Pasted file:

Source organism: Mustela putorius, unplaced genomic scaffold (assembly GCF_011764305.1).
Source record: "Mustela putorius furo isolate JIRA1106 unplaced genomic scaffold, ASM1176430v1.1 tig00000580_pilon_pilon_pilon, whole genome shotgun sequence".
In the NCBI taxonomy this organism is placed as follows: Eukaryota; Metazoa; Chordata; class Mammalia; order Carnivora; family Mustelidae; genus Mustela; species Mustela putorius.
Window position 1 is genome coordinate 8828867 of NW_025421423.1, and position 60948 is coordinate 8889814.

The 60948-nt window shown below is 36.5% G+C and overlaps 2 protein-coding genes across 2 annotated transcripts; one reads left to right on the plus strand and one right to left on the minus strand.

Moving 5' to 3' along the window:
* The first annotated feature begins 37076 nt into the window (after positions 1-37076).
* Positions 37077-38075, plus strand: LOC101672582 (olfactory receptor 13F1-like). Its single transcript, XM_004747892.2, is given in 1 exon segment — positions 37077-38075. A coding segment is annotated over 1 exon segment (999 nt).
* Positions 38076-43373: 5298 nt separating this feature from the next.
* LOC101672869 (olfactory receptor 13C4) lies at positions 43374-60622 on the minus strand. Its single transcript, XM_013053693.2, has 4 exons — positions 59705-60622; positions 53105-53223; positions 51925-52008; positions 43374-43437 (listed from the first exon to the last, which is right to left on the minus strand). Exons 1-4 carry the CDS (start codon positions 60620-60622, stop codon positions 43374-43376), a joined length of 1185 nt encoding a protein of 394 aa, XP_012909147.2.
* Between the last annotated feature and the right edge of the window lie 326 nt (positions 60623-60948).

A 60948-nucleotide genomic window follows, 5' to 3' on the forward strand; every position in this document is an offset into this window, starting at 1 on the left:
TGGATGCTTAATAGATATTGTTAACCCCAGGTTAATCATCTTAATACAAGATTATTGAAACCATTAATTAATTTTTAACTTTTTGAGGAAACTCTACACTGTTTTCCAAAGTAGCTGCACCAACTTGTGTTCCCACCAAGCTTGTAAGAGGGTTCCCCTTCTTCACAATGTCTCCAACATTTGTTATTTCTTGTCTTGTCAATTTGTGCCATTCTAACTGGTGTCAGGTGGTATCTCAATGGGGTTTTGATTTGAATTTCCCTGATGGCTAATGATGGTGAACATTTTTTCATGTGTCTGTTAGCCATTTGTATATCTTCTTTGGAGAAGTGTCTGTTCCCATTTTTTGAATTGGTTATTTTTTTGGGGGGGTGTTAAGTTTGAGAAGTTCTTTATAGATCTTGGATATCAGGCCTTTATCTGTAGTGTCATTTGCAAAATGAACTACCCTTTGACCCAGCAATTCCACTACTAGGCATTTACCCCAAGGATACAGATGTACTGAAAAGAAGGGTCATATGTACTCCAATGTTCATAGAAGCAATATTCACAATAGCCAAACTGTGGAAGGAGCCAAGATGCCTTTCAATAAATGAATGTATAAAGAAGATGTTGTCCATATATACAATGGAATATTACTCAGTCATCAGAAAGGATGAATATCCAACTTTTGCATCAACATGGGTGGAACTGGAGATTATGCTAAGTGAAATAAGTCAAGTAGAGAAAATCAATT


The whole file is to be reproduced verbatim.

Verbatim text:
Source organism: Mustela putorius, unplaced genomic scaffold (assembly GCF_011764305.1).
Source record: "Mustela putorius furo isolate JIRA1106 unplaced genomic scaffold, ASM1176430v1.1 tig00000580_pilon_pilon_pilon, whole genome shotgun sequence".
In the NCBI taxonomy this organism is placed as follows: Eukaryota; Metazoa; Chordata; class Mammalia; order Carnivora; family Mustelidae; genus Mustela; species Mustela putorius.
Window position 1 is genome coordinate 8828867 of NW_025421423.1, and position 60948 is coordinate 8889814.

The 60948-nt window shown below is 36.5% G+C and overlaps 2 protein-coding genes across 2 annotated transcripts; one reads left to right on the plus strand and one right to left on the minus strand.

Moving 5' to 3' along the window:
* The first annotated feature begins 37076 nt into the window (after positions 1-37076).
* Positions 37077-38075, plus strand: LOC101672582 (olfactory receptor 13F1-like). Its single transcript, XM_004747892.2, is given in 1 exon segment — positions 37077-38075. A coding segment is annotated over 1 exon segment (999 nt).
* Positions 38076-43373: 5298 nt separating this feature from the next.
* LOC101672869 (olfactory receptor 13C4) lies at positions 43374-60622 on the minus strand. Its single transcript, XM_013053693.2, has 4 exons — positions 59705-60622; positions 53105-53223; positions 51925-52008; positions 43374-43437 (listed from the first exon to the last, which is right to left on the minus strand). Exons 1-4 carry the CDS (start codon positions 60620-60622, stop codon positions 43374-43376), a joined length of 1185 nt encoding a protein of 394 aa, XP_012909147.2.
* Between the last annotated feature and the right edge of the window lie 326 nt (positions 60623-60948).

A 60948-nucleotide genomic window follows, 5' to 3' on the forward strand; every position in this document is an offset into this window, starting at 1 on the left:
TGGATGCTTAATAGATATTGTTAACCCCAGGTTAATCATCTTAATACAAGATTATTGAAACCATTAATTAATTTTTAACTTTTTGAGGAAACTCTACACTGTTTTCCAAAGTAGCTGCACCAACTTGTGTTCCCACCAAGCTTGTAAGAGGGTTCCCCTTCTTCACAATGTCTCCAACATTTGTTATTTCTTGTCTTGTCAATTTGTGCCATTCTAACTGGTGTCAGGTGGTATCTCAATGGGGTTTTGATTTGAATTTCCCTGATGGCTAATGATGGTGAACATTTTTTCATGTGTCTGTTAGCCATTTGTATATCTTCTTTGGAGAAGTGTCTGTTCCCATTTTTTGAATTGGTTATTTTTTTGGGGGGGTGTTAAGTTTGAGAAGTTCTTTATAGATCTTGGATATCAGGCCTTTATCTGTAGTGTCATTTGCAAAATGAACTACCCTTTGACCCAGCAATTCCACTACTAGGCATTTACCCCAAGGATACAGATGTACTGAAAAGAAGGGTCATATGTACTCCAATGTTCATAGAAGCAATATTCACAATAGCCAAACTGTGGAAGGAGCCAAGATGCCTTTCAATAAATGAATGTATAAAGAAGATGTTGTCCATATATACAATGGAATATTACTCAGTCATCAGAAAGGATGAATATCCAACTTTTGCATCAACATGGGTGGAACTGGAGATTATGCTAAGTGAAATAAGTCAAGTAGAGAAAATCAATT